Performance Context: We spoke over the phone.

My Thoughts: The informant understands Shrove Tuesday as a dying tradition. It seems to have already taken on another form when the informant was celebrating the holiday. As the informant noted, the name “Shrove Tuesday” didn’t accurately describe the holiday he celebrated. Most interesting and special to the informant was the pancake meal, since it was a rare meal to have. As the tradition began to be less celebrated by the informant, the foodways were the only particularly noteworthy component of the holiday. I think of the ways “Shrove Tuesday” in England parallels “Fat Tuesday” in the U.S., where the same notions of celebratory eating are present before the culmination of Lent.

Boxing Day

Main Piece: “The day after Christmas is Boxing Day. And…uh…it used to be that the people who had more would, on this day, give some of the food that was left over from Christmas to the poor, so some of the food would be boxed up and taken to places where poor people either lived or went for food. The original purpose of this day was not fulfilled when I was a child. It was probably that way 100 years before I was born. It was a holiday in England where people would get together and have another lunch with other relatives or friends. So usually on Christmas day, one would have…um…lunch with your immediate family and you’d open presents. On Boxing Day, you’d usually go to another relative’s or the relatives would come to you. So two big meals- one on Christmas Day and one on Boxing Day.”

Background: The informant believes that because Boxing Day became a national holiday, people forgot about it’s original purpose. Instead, people like to celebrate because no one has to work on Boxing Day. He says it became insulting to take food to the poor on Boxing Day and there were no longer places to take the food, anyways. The informant’s family would celebrate Boxing Day with relatives and friends. The informant enjoyed “the company, another nice meal, and the spirit of Christmas because the decorations stayed up.” Boxing Day was celebrated with a late lunch of the Christmas Day leftovers and afterwards, he was able to play with the presents he’d received on Christmas.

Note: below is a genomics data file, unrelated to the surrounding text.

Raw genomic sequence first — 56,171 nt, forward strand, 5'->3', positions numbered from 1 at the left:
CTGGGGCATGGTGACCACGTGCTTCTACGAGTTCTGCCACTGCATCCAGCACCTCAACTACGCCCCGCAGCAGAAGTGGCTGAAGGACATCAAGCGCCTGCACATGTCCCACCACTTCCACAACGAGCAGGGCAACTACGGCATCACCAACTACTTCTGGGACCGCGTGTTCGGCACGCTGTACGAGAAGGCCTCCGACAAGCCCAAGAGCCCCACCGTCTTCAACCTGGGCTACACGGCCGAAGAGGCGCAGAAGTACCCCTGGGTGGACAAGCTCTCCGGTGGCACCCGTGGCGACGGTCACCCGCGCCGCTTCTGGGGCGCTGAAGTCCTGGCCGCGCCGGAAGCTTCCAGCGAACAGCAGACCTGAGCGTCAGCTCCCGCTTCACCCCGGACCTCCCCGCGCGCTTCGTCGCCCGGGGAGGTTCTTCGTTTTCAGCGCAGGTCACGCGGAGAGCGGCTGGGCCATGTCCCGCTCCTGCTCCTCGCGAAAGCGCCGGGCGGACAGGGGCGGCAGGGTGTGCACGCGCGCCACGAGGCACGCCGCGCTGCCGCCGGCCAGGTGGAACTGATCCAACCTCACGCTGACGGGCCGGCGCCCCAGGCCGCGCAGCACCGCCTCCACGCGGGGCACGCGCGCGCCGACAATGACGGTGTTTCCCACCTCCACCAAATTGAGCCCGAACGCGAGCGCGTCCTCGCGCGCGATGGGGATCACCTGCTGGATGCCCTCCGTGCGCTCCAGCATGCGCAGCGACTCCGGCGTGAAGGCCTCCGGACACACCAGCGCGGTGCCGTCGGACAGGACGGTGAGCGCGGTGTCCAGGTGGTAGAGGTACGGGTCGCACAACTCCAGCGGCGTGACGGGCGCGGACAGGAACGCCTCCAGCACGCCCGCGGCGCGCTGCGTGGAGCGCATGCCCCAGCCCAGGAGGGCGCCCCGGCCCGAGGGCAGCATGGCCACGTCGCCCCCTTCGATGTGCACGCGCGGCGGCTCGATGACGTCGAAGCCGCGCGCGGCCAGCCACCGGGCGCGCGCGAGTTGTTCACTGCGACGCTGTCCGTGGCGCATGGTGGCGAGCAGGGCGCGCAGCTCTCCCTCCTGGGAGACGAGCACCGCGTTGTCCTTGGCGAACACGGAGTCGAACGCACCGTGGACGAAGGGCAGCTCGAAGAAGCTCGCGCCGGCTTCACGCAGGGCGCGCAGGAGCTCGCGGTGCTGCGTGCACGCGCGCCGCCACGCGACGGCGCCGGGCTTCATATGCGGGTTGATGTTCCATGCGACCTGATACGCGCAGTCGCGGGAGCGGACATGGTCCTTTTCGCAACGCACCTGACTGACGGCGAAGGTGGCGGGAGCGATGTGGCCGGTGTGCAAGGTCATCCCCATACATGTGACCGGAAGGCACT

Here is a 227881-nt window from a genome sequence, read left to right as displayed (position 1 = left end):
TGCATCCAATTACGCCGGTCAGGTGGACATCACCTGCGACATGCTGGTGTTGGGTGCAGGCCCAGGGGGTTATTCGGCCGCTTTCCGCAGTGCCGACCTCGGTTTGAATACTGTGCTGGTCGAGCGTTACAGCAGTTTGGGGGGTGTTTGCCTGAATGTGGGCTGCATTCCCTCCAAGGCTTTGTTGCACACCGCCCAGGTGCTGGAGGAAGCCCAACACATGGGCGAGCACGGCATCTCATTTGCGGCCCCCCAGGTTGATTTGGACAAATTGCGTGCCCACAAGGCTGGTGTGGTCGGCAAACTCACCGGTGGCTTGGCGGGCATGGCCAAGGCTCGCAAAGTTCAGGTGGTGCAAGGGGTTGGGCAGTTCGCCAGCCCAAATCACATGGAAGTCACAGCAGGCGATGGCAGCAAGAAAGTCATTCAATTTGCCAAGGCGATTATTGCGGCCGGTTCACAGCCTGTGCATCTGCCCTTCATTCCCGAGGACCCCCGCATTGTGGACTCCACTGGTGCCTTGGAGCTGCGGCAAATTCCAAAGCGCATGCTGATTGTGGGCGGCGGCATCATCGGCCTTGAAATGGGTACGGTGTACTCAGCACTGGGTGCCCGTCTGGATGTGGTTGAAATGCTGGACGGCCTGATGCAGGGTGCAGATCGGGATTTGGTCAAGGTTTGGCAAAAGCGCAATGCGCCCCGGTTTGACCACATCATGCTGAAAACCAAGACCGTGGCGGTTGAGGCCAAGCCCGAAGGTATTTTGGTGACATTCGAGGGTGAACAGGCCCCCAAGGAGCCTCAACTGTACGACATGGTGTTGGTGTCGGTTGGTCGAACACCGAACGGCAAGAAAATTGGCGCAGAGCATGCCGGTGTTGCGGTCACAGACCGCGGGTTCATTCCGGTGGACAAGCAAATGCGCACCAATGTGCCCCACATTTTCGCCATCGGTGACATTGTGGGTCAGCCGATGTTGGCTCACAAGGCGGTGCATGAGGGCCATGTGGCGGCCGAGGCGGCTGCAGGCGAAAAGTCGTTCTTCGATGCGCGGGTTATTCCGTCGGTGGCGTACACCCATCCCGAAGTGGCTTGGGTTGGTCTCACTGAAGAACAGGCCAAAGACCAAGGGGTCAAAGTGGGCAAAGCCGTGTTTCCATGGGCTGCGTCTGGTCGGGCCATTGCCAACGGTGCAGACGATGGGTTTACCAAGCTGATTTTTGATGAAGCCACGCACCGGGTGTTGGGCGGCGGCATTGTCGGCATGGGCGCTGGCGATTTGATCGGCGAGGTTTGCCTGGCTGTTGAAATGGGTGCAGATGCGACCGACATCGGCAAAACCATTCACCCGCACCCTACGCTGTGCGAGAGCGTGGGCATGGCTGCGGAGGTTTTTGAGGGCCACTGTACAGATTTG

Performance Context: We spoke over the phone.

My Thoughts: Perhaps since England has become a much wealthier country, its holidays have become financial sources of marketed celebrations. Instead of the original charitable intention of Boxing Day, it is now a reason to use Christmas leftovers for another celebration. I find it interesting that it is actually taboo now to share leftovers with a less fortunate community. Similar to the ways Appurdai explains an Indian interpretation of leftovers as forbidden, England has adopted a culture of impoliteness surrounding leftovers. I remember my own interpretation of Boxing Day as another gift box(!) as it was celebrated in my home. Boxing Day traditions remain as a continued celebration with family and friends, engaging in shared meals and gift exchanges.

Ritual: Water

Main Piece: “One ritual that my family partakes in is when we go on long trips or vacations. So basically when you leave the home for an extended period of time, someone will throw a cup of water while you’re walking away from your house, so, to the back of your feet kind of”

Background: This is a ritual for the informant and her family. The informant was born in the U.S. and her parents were born and raised in Afghanistan. The family has been in the United States for about 30 years but still practices many pieces of Afghan folklore. The informant thinks this particular ritual uses water as a symbol of purity for leaving a place with “good and clean intentions”. She notes that this ritual takes place at the doorway.

Performance Context: The informant and I had lunch together and sat at a table across from each other.

My Thoughts: This Afghan ritual uses the symbols of water and the threshold of the doorway. Besides the notions of water as a symbol of purity, I understand the threshold of the doorway as significant as an entry and exit point. It is interesting that the informant and her family continue to practice this ritual, even in the U.S. The informant mentioned how rarely her family takes vacations and trips. I wonder if her family may have a reluctance to go to new places, as the informant noted earlier that their immigration and assimilation to the U.S. was somewhat troubling and disturbing to their culutral beliefs and traditions. I also intepret the ritual as a combination of valuing the past and looking forward to the present. The U.S. is known to have a forward looking mentality, while countries of the Middle East hold the past in high regard.